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Easton's Bible Dictionary
Peter, First Epistle of
Its object is to confirm its readers in the doctrines they had been already taught. Peter has been called "the apostle of hope," because this epistle abounds with words of comfort and encouragement fitted to sustain a "lively hope." It contains about thirty-five references to the Old Testament.
It was written from Babylon, on the Euphrates, which was at this time one of the chief seats of Jewish learning, and a fitting centre for labour among the Jews. It has been noticed that in the beginning of his epistle Peter names the provinces of Asia Minor in the order in which they would naturally occur to one writing from Babylon. He counsels (1) to steadfastness and perseverance under persecution ((1-2:10);); (2) to the practical duties of a holy life ((2:11-3:13);); (3) he adduces the example of Christ and other motives to patience and holiness ((3:14-4:19);); and (4) concludes with counsels to pastors and people (ch. 5).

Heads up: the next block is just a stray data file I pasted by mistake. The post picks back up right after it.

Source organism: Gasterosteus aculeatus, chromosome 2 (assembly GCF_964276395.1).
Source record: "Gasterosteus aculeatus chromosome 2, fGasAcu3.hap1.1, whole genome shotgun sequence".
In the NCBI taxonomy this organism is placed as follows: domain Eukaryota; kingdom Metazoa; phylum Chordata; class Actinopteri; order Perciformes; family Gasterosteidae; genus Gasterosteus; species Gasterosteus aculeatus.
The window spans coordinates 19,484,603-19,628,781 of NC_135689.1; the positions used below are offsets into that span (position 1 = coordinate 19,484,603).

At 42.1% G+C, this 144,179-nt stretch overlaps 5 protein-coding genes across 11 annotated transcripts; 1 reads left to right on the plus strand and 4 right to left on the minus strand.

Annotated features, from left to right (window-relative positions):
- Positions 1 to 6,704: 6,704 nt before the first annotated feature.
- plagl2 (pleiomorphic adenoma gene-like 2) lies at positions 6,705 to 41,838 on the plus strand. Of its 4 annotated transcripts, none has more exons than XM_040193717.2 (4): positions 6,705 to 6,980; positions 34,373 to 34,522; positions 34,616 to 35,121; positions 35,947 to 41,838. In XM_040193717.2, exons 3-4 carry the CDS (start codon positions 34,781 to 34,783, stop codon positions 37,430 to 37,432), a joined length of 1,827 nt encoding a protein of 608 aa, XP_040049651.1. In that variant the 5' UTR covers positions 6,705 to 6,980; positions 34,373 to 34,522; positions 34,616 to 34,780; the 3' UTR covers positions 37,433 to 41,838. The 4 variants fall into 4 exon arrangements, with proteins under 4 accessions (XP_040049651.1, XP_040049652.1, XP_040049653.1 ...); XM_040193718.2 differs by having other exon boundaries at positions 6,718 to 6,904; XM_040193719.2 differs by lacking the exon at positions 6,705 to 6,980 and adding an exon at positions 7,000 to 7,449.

These dictionary topics are from M.G. Easton M.A., D.D., Illustrated Bible Dictionary, Third Edition, published by Thomas Nelson, 1897. Public Domain.
Easton, Matthew George. Entry for 'Peter, First Epistle of'. Easton's Bible Dictionary. https://www.studylight.org/dictionaries/eng/ebd/p/peter-first-epistle-of.html. 1897.